Some, however, are unable to flee.Sitting under a tree in a village in the rural district of Koinadugu, Leonard Cheshire Disability community worker, Alusine Koroma lowers his voice as he speaks of a four-year-old girl with cerebral palsy who was brought before the community elders by her parents. Confused and frustrated by the child’s inability to talk or walk, they proclaimed that the child must be bewitched. To rid the community of this evil, they carried her deep into the forest where they dug a hole and buried her alive. “I am afraid this is common,” says Koroma sadly, “and it rarely makes the news.”
Dominic O’Neill, head of the UK Department for International Development in Sierra Leone, has watched the spotlight move away from the region as the child soldiers of the civil war are reintegrated and the conflict recedes. “The plight of vulnerable children in Sierra Leone continues and we cannot stop working to protect their rights, especially for those children with disabilities.”
With less than a third of the populationable to read or write, however, the spread of information needed to change attitudes is slow. But inside a radio station in the northern town of Kabala, 23- year-old Elizabeth Katta is preparing to speed things up. For the last two years she has been campaigning for awareness as part of Leonard Cheshire Disability’s Young Voices programme, which empowers young people with disabilities to become agents of change in their communities.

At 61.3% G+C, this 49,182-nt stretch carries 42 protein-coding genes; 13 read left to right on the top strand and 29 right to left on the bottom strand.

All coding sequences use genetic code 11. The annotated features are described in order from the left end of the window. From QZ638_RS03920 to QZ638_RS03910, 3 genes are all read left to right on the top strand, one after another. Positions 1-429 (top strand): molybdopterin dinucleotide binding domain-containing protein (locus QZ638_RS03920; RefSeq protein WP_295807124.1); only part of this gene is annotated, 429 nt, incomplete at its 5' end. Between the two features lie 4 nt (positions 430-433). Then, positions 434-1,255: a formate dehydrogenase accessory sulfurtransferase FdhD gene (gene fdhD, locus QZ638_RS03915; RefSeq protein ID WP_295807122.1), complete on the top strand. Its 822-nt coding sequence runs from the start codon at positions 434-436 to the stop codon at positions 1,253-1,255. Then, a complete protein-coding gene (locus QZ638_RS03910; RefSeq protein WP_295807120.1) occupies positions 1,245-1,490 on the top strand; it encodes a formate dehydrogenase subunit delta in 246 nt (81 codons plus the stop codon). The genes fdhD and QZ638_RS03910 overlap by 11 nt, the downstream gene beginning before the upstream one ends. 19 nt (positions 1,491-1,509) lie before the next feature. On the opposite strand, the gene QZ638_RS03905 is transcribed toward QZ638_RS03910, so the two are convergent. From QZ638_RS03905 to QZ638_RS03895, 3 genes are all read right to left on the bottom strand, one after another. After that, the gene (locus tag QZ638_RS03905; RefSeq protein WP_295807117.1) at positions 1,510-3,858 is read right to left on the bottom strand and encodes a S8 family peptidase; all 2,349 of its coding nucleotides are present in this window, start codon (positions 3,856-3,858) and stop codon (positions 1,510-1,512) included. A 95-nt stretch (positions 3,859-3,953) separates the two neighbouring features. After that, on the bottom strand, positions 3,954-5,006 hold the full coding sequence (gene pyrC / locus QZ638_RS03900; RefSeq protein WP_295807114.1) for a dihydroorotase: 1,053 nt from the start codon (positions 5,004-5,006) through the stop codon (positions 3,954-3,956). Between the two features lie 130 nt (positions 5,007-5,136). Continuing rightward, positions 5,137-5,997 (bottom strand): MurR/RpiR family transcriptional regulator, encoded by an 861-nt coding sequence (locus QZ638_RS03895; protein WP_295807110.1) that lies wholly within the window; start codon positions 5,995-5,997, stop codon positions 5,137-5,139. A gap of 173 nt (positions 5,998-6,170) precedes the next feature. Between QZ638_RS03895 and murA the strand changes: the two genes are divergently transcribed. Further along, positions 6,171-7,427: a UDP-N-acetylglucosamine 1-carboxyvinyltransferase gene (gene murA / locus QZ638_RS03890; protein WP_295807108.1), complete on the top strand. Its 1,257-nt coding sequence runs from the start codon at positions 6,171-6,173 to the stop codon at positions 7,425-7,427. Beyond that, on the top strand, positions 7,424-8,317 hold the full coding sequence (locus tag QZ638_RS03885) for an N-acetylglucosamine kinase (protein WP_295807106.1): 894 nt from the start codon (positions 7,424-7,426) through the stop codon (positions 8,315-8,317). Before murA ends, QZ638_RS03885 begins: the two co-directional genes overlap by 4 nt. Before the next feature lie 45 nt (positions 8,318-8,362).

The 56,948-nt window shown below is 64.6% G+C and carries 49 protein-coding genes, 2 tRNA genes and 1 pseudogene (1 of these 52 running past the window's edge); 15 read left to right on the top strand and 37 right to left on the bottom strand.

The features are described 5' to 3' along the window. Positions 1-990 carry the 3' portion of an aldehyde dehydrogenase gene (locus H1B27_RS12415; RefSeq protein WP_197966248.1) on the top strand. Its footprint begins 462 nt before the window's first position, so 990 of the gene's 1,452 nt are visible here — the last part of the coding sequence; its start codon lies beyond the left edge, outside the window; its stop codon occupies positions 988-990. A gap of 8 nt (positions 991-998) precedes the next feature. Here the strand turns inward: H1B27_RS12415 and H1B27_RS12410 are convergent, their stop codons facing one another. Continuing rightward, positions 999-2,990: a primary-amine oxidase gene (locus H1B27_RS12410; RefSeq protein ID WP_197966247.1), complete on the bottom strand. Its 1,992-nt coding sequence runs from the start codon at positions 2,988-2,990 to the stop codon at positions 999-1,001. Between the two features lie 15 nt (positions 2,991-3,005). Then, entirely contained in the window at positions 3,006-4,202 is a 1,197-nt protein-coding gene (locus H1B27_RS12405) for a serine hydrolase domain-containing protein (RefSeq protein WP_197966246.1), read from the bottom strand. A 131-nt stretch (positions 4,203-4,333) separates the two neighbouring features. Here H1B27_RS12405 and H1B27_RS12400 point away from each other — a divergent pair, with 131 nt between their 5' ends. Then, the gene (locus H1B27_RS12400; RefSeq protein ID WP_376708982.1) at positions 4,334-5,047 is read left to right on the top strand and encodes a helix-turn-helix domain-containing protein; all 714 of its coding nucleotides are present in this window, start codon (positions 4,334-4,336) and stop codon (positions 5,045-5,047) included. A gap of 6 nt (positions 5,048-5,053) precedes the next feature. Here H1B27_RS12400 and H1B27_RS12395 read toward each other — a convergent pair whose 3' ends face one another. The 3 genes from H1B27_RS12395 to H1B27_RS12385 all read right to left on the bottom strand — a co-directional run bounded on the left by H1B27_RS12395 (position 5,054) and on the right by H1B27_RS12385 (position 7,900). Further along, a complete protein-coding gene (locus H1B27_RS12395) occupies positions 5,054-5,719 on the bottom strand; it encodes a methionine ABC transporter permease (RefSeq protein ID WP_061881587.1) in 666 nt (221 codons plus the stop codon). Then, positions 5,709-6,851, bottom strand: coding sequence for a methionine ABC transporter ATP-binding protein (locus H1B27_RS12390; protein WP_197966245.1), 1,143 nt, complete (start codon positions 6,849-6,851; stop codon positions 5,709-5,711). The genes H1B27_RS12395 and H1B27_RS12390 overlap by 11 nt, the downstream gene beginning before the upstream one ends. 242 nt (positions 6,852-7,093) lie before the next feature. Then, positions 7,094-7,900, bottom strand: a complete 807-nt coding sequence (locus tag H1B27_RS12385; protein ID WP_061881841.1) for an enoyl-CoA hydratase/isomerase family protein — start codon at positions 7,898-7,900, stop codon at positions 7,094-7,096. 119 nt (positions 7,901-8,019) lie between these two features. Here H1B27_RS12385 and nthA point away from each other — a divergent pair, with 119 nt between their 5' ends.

In 2009, Young Voices successfully lobbied the Sierra Leonean government to ratify the United Nations Convention on the Rights of Persons with Disabilities. At the dawn of a new chapter of post-war governance, this small group of young people grabbed the chance to initiate change for those with disabilities across the country.
Each member of Young Voices has their own story of courage to share. Elizabeth, for instance, knows she is lucky to be here. Her eyes harden as she speaks of the chronic neglect she suffered at the hands of her mother. Abused and starved, she was told she would amount to nothing. Today, after an hour on the microphone at the radio station, her face is shining. With the same force of youth as Fengai, she shouts out, “The time for action is now! We have been hidden for too long. We are here and we speak for the voiceless.”
“I was not born blind,” says Agnes. “When I was 13, I contracted a pox, which went into my eyes. I was taken to the hospital but it was to no avail. They spoke to us of African mischief [voodoo] so I was taken to the traditional herbalist. He rubbed herbs into my eyes. In the process my eyes went out.” As Agnes struggled to adjust to her life without sight, her mother also struggled to cope. “When I became blind, I lost my mother’s love. She would leave me so hungry; she did nothing to care for me. I only survived with the help of neighbours.”
When the rebels came during the civil war, Agnes’s mother gathered her daughters and ran. Agnes was left behind. Unable to follow, she sat in the empty house and listened in terror as people raced past. A voice inside told her that she would die if she stayed there. “So I crawled to the door and waited. As soon as I heard somebody I grabbed hold of that person and hung on. We ran. Later I was found and taken to a church in Freetown.” After the war, Agnes was enrolled in school, where she learned to read braille. Eight years later, she is about to start university. With the Young Voices programme, she has spoken out about disability rights to audiences across the country. She has also forgiven her mother.
This article was written LIBBY POWEL